Otology-Neurotology Research at the Ear Institute

For more than two centuries, New York Eye and Ear Infirmary of Mount Sinai has transformed the way people live with hearing loss. As part of the oldest multispecialty hospital in the nation, our specialists have long been at the forefront of diagnosing hearing and balance conditions of the ear, evaluating the latest implantable and hearing-assisted devices, and exploring new surgical treatment options. Our physicians pave the way for advancements in the field—researching everything from common to rare and complex ear conditions.

In the ever-changing field of otology, technology evolves rapidly. We are recognized leaders in the field of implantable auditory devices including cochlear implants and bone anchored hearing aids. Our researchers collaborate with industry specialists and are intimately involved in evaluating new devices as they are being developed and tested. With access to the most cutting-edge diagnostic and surgical technology, including 7-Tesla imaging and intraoperative navigation, our otologists use new minimally invasive techniques, such as endoscope and exoscope to offer the most sophisticated options for patients. As one of the few hearing centers nationwide to specialize in vestibular disorders, the Ear Institute has also received several National Institutes of Health grants to investigate the relationship between hearing and balance.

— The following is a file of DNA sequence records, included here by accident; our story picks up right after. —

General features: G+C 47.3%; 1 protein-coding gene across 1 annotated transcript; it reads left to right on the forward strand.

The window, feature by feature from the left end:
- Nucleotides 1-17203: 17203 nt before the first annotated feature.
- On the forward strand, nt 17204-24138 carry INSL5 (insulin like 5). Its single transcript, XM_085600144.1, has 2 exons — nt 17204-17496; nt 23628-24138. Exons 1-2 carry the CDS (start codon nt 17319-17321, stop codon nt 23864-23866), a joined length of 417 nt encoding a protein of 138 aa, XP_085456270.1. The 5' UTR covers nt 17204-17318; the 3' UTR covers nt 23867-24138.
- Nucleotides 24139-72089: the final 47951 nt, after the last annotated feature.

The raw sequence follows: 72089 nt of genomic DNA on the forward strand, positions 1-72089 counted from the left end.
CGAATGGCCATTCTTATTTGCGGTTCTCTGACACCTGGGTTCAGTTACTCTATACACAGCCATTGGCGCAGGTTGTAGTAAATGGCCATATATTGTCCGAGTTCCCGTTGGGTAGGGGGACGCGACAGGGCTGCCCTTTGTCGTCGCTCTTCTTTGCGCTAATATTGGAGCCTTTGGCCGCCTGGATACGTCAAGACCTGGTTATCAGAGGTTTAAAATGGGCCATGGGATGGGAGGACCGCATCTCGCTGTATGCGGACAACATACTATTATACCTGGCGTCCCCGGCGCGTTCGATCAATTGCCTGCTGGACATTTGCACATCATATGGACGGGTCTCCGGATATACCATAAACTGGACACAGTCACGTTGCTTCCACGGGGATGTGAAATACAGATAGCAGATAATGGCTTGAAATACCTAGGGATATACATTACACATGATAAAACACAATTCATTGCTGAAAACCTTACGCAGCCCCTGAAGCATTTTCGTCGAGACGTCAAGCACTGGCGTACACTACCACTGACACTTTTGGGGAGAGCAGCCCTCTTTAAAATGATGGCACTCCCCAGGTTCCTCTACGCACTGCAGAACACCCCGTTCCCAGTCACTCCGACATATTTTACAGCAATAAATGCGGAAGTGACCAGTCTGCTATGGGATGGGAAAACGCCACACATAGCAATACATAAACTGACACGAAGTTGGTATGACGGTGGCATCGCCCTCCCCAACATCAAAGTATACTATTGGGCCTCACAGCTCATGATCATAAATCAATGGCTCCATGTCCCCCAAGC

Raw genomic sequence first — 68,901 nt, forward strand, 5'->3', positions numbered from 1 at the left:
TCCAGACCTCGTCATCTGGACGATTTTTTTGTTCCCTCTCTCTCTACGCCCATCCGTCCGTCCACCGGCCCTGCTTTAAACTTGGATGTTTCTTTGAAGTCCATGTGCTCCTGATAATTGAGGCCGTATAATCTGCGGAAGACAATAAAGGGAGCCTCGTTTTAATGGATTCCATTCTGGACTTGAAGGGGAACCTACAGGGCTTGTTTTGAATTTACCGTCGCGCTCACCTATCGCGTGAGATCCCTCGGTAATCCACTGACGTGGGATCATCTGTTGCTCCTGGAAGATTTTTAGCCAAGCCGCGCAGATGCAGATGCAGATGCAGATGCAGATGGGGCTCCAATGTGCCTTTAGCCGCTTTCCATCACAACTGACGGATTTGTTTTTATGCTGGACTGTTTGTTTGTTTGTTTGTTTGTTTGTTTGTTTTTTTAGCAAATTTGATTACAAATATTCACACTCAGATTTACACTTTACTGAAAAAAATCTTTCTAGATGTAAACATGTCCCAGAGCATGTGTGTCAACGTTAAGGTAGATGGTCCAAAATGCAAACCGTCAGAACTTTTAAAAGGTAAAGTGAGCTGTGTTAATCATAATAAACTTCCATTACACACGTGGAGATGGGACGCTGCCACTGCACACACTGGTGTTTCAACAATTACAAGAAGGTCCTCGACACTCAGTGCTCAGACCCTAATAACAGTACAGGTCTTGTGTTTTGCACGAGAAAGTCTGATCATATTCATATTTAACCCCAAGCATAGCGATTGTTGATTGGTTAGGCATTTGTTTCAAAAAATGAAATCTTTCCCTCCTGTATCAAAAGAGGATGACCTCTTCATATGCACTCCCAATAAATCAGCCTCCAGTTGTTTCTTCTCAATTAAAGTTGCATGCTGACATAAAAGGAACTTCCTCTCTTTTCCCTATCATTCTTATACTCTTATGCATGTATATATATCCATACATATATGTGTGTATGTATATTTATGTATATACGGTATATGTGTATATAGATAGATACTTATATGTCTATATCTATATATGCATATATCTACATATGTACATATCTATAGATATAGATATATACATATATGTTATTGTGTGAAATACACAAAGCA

Cochlear Implants

  • New Candidates: In the past, cochlear implants were indicated mainly for patients with bilateral deafness. However, Mount Sinai otologists have helped change the landscape by exploring and expanding the types of people who would benefit from cochlear implants. We track outcomes in a variety of candidacy groups, including elderly patients, young children, individuals with single-sided deafness, and those who still have some residual hearing. While it was once thought that patients with cochlear implants would lose the remaining hearing in their implanted ear, our data shows that certain techniques can lead to preservation of hearing in both adults and children.